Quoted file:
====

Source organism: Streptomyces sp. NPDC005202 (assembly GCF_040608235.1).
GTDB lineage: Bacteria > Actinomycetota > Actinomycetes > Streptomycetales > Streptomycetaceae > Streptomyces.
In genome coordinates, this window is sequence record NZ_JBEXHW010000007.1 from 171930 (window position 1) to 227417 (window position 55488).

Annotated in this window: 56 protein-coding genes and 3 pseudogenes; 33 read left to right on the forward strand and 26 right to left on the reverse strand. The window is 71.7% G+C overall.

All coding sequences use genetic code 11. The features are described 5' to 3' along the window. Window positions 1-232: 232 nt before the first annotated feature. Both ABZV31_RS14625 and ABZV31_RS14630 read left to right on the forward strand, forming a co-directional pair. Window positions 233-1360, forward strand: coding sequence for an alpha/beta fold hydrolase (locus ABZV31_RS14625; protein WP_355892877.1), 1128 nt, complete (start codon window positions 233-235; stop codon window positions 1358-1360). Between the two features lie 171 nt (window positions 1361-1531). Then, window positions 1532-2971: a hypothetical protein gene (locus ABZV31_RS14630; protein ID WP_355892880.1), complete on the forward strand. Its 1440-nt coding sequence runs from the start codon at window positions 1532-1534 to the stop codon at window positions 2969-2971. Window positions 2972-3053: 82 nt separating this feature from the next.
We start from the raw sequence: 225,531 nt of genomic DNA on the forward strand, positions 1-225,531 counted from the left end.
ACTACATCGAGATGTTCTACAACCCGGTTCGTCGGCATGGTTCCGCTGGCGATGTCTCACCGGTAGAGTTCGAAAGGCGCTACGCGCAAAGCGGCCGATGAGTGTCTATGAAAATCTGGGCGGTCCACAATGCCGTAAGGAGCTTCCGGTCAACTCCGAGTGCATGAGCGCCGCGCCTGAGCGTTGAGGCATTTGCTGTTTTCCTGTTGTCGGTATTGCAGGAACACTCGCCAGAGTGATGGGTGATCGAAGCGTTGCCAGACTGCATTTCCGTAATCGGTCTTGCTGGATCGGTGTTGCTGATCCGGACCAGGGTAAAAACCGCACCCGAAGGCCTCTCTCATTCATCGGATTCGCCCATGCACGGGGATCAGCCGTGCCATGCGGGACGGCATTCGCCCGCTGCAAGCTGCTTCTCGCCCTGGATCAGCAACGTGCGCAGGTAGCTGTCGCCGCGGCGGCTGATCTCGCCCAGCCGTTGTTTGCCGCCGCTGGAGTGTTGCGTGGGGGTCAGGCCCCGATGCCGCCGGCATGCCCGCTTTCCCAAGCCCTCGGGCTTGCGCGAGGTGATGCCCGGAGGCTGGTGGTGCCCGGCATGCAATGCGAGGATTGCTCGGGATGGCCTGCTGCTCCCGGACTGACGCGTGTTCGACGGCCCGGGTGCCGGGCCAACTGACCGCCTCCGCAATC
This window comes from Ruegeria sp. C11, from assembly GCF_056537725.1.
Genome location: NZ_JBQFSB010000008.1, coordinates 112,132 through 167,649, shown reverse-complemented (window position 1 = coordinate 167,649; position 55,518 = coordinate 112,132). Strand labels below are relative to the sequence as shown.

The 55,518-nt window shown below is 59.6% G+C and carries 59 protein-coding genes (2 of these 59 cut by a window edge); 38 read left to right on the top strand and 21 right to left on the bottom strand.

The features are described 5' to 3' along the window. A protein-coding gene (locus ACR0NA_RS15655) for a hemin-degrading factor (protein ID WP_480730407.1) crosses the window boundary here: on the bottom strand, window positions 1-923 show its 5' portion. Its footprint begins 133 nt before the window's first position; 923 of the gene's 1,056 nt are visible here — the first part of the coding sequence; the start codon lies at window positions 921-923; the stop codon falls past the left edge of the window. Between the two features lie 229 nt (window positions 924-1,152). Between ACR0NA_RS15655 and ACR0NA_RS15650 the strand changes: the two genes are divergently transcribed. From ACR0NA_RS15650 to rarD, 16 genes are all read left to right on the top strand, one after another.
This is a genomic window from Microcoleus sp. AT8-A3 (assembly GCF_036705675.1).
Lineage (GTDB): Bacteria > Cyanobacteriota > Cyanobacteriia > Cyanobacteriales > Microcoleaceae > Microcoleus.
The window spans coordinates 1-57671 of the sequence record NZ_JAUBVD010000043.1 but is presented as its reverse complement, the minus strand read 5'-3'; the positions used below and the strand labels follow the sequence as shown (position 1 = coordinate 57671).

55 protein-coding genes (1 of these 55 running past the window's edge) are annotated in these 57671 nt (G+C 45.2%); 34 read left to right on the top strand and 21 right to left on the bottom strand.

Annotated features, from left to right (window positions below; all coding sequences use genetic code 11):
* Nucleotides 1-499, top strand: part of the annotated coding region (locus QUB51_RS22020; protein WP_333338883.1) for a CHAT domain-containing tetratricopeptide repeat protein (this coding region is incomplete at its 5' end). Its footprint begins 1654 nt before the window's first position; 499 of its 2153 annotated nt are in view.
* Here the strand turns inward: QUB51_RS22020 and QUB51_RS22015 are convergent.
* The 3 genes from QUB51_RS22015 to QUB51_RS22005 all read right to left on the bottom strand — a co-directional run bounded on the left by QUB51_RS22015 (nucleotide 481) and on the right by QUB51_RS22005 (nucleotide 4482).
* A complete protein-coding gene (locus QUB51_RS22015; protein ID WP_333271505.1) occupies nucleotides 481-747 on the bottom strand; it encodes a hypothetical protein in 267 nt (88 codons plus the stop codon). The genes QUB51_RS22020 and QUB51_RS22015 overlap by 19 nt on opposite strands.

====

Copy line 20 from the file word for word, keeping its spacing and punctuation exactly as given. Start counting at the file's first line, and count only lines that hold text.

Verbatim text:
* A complete protein-coding gene (locus QUB51_RS22015; protein ID WP_333271505.1) occupies nucleotides 481-747 on the bottom strand; it encodes a hypothetical protein in 267 nt (88 codons plus the stop codon). The genes QUB51_RS22020 and QUB51_RS22015 overlap by 19 nt on opposite strands.